U.S., Mexican and Canadian officials resume talks this week on the North American Free Trade Agreement in an effort to hammer out side deals on jobs and the environment that President Clinton says are essential to the accord.
At the core of the negotiations, which start here Wednesday, will be who pays for cleaning up the U.S.-Mexico border and protecting workers and their jobs in what would be the world's biggest free-trade zone.
The issues include substandard working conditions in Mexico and job losses in the United States, as well as industrial pollution along the border, which will cost $15 billion to clean up by some estimates.
Mexico has committed $450 million to the cleanup, according to U.S. officials, and Clinton is seeking ways to cut the budget deficit, so it is not easy to see where the money will come from.
"At a time when budget cuts are underway, it is hard to imagine extra U.S. funding to clean up the border," said Isaac Cohen, who heads the U.N. Economic Commission for Latin America's Washington office.
He said it was easier to picture the Administration setting aside funds to retrain and relocate American workers who may lose their jobs if, as expected, the flow of U.S. companies to the other side of the border intensifies with NAFTA.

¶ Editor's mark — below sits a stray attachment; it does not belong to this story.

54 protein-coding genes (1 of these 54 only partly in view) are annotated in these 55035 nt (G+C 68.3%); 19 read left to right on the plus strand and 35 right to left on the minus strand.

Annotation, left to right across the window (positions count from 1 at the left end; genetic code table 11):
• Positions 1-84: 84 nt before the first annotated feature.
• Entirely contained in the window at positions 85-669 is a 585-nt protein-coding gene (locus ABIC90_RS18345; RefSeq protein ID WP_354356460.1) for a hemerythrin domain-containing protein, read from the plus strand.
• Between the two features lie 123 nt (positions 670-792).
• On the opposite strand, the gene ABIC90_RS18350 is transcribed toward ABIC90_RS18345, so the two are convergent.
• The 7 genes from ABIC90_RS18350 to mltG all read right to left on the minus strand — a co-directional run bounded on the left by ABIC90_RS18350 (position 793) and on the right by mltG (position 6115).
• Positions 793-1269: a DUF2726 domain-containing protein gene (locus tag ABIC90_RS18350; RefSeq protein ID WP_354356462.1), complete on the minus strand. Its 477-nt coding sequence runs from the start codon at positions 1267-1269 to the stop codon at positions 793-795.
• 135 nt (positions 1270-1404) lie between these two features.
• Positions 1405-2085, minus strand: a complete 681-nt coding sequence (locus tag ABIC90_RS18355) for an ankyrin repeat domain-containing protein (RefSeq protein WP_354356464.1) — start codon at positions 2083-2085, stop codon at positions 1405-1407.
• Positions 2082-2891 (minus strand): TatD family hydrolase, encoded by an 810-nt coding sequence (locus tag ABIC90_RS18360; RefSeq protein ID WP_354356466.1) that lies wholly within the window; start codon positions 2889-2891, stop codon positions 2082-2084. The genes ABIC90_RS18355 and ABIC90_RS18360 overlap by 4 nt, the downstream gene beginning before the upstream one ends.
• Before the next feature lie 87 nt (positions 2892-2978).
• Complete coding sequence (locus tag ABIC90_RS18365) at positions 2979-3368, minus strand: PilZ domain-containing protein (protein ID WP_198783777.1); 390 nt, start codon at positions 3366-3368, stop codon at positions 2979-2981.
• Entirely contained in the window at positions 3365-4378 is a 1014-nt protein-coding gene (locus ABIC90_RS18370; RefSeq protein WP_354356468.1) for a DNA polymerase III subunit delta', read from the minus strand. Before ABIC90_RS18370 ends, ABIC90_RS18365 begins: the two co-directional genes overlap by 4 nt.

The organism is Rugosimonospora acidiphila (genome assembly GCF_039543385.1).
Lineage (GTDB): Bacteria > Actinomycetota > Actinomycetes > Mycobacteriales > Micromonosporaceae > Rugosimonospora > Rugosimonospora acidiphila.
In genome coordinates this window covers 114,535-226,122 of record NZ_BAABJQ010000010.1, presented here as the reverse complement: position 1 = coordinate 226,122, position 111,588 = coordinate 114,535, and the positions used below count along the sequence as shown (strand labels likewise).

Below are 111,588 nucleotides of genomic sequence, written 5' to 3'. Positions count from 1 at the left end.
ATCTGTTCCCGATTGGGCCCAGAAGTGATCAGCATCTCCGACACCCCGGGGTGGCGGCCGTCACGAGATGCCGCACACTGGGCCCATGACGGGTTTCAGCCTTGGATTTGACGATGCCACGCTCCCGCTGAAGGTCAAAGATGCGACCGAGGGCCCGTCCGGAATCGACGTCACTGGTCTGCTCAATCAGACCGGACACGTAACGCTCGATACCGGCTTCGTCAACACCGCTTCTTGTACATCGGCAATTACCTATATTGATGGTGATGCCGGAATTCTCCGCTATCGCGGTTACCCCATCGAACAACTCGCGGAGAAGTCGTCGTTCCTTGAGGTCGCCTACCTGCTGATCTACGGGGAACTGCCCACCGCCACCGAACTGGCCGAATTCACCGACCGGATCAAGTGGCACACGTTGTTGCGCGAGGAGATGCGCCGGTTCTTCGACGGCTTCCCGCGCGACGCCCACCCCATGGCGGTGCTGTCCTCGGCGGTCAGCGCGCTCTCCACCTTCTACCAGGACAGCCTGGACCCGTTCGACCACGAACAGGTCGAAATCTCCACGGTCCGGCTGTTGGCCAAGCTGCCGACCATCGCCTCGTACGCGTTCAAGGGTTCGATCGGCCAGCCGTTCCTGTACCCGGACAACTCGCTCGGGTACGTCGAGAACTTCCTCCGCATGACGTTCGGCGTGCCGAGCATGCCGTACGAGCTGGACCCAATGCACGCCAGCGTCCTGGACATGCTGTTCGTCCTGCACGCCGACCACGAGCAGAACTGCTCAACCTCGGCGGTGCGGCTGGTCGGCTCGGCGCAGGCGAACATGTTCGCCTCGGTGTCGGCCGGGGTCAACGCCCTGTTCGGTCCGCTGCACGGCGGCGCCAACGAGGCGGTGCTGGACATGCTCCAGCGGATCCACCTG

Other talks on the side deals will follow this week's session. Although there is no formal deadline, negotiators will be under pressure to conclude them by summer so that they can be sent to the legislatures accompanying the main NAFTA legislation.
U.S. Trade Representative Mickey Kantor told lawmakers on Capitol Hill last week that special commissions would be set up to deal with those and other NAFTA side effects.
"We will not bring the NAFTA to the Hill without good, solid, meaningful, concrete, supplemental agreements," Kantor told lawmakers.
He reaffirmed that the goal is to have NAFTA passed by all three national legislatures and in place by Jan. 1, 1994.
Rep. Robert Matsui (D-Calif.) told Kantor: "The votes are not there for the approval of NAFTA. . . . In fact, I even question whether or not we will have the ability to pass NAFTA at any time in the future."
But trade experts say such statements should be viewed cautiously.
"If you want to win more concessions from the Mexicans, this is the time to put on the pressure, and the time to make them a little bit nervous," an international trade official said.